Calvin has many views on social and ethical issues which show that Calvin does not only affect the world of theology but also modern society. These issues include schools, the Consistory, social wel-fare, work ethic, and lending money with interest.[7] All of these are based on the “Ecclesiastical Ordnances” which are a compilation of Calvin’s lectures. In the area of schools, we have the example of the Geneva Academy. Although this is an institution that trains pastors and encourages theological study, it is still an institution of higher learning that promotes existing humanist ideas. The Geneva Academy is split into two sections. One department heavily weighs on theological education of young adults whereas the other department focuses on the general education of male youth in the region.[8] This primary education either prepares youth for ministry or government service careers. This college has had a lasting impact because it is still in operation and is now called the University of Geneva in Switzerland. Calvin impacts his society then and continues to do so through his establishments that remain to function in modern society.

Calvin speaks on the Consistory quite consistently throughout his entire career. A Consistory is a gathering of pastors and church elders.[9] This relates back to his view on church government laws. The Consistory tended to act in a very “tough love” manner. The Catholic Church’s stance on sin restitution is that humans do not have the power invested in them to judge what other individual can and cannot do and that sin should be made right through confession. Calvin feels it his personal mission to help correct sin within his church member’s lives. The Catholic view is in conflict with the framework of Calvin’s church government. Jeannine E. Olson explains the Consistory’s tactic best, “In a sense, the Consistory replaced the confessional, for Calvin and other Reformed Christians objected to confession of one’s sins to a pastor or to a priest. One should confess to God! The Consistory admonished people, and if they persisted in refusing to admit wrongdoing, required to abstain from the Lord’s Supper until they repented and changed their lives.[10]” Although this seems to be harsh administration, Calvin is apparently good at it and actually runs this program quite effectively and it helps many people turn their lives around.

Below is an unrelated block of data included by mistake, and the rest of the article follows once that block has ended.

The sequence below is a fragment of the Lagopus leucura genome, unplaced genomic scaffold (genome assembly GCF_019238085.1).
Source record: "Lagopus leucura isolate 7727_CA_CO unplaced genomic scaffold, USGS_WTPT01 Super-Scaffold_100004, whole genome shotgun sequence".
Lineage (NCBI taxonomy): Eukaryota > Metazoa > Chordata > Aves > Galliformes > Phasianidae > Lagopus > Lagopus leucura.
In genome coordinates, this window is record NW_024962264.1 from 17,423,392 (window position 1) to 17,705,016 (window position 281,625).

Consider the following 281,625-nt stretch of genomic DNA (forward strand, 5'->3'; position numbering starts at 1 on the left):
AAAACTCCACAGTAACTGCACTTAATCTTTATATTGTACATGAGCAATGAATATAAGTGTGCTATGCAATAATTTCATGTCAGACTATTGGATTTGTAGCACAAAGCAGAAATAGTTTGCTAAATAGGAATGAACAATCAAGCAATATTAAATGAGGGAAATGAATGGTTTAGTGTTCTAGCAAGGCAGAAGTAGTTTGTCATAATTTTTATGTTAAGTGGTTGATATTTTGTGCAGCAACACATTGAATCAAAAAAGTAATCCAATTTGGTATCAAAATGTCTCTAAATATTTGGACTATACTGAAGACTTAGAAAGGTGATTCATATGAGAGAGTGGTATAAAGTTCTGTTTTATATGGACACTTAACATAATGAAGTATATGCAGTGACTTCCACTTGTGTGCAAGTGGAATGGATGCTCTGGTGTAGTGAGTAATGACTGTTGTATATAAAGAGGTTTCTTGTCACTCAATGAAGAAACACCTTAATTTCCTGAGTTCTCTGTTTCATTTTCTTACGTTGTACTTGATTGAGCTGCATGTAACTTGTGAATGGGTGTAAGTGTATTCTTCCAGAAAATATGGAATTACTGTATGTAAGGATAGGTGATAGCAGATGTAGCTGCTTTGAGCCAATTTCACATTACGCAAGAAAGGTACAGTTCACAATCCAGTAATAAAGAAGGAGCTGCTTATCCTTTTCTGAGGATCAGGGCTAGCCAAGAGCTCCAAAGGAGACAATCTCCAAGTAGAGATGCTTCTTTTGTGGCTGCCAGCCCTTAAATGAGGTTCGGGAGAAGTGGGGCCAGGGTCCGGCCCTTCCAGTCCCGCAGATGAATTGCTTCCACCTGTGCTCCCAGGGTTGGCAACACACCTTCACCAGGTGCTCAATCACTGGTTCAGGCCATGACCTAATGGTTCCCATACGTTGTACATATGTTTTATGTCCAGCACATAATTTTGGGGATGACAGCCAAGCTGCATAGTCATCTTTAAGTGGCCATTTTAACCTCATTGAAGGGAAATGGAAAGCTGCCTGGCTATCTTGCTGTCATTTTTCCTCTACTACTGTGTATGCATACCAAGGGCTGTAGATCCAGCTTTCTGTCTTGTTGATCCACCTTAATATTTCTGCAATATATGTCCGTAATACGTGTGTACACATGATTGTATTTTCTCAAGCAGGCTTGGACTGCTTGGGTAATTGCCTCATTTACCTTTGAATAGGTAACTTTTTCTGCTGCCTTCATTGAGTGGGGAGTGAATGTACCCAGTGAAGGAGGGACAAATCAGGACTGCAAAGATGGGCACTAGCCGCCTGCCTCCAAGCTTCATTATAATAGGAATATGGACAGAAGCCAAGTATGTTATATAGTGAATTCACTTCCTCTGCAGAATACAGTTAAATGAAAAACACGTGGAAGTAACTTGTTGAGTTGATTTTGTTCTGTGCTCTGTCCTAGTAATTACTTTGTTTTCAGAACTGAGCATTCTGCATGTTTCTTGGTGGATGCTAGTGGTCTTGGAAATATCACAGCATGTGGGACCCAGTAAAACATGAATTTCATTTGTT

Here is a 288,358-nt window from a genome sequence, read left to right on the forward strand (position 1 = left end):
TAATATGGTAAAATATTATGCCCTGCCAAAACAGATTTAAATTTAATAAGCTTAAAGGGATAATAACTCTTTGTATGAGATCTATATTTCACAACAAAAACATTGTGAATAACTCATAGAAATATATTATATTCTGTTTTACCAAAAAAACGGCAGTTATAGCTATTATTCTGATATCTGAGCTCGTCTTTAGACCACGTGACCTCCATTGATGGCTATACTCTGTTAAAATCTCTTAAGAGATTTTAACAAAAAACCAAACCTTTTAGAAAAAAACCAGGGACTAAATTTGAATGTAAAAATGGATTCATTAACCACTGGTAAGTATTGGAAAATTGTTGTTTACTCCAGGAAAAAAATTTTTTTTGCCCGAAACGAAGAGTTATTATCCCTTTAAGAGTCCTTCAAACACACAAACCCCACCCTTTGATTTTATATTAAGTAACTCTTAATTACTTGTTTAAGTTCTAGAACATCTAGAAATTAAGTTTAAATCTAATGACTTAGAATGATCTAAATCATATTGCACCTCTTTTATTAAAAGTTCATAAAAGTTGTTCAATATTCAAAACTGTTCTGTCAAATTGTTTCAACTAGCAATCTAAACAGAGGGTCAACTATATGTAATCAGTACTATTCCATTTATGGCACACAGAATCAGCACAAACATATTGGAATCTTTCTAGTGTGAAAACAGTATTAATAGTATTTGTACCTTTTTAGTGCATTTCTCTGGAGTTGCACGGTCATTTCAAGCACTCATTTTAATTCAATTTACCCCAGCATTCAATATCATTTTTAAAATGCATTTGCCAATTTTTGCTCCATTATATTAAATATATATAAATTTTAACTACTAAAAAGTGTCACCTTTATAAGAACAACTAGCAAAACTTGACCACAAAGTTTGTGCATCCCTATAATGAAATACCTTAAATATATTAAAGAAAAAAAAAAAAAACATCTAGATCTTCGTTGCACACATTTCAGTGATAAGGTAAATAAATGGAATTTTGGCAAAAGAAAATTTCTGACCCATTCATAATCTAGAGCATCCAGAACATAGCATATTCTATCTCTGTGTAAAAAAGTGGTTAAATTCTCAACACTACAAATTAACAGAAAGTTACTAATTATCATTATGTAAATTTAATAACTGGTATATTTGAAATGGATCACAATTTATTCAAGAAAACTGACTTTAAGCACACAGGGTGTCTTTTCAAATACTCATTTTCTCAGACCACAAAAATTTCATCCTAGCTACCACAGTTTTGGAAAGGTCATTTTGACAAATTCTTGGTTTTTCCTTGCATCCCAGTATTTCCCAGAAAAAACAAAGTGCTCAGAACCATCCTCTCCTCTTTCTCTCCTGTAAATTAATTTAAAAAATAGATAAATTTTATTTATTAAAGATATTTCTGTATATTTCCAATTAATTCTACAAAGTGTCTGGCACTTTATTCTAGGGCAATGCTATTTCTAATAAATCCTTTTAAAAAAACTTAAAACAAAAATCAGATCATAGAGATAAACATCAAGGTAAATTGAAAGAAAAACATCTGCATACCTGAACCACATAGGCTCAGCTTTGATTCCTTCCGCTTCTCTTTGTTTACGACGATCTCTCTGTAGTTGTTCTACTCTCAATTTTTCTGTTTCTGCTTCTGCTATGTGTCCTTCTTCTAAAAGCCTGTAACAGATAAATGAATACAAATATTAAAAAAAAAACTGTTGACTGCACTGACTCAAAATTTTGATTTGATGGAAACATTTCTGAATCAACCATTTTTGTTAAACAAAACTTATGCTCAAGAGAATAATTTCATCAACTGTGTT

Calvin’s Marriage Ordnances have had a lasting effect on marriage laws in modern society. He pushes for consensual engagements in order to abolish arranged marriages. The Ordnances also look down upon premarital sex and cohabitation; which are punishable by prison time. Although his idealistic views are admirable they sometimes become impractical. Instances such as encouraged marriages between rape victims and their assailants, and bickering spouses could be locked in a tower with only bread and water until their differences were settled in order to avoid divorce are rather hard to regulate.[11] Although his view on divorce started as a biblical stance to preserve the sanctity of marriage; in some ways they conflicted with true biblical views. The Bible does indeed state that sexual immorality is a means for divorce. In some senses, Calvin could be thought of as an extremist but “passionate” may be a better term. He truly felt the Lord calling him to do all of the disciplinary actions he did even if he became a bit too excited to do them at times. Calvin comes under fire often for the amount of rules he has. This is the different side of the spectrum from that of Luther. Luther’s views are broader. They are broader in the sense that they are not nearly as detailed as Calvin’s views tend to be. One of the necessary shifts from Luther to Calvin is due to just this. During the age of humanism, many people have a deep-seated desire to delve deeper into topics and do not want a traditional overview or synopsis of ideas, but they are more interested in Calvin’s approach of meticulous detailing.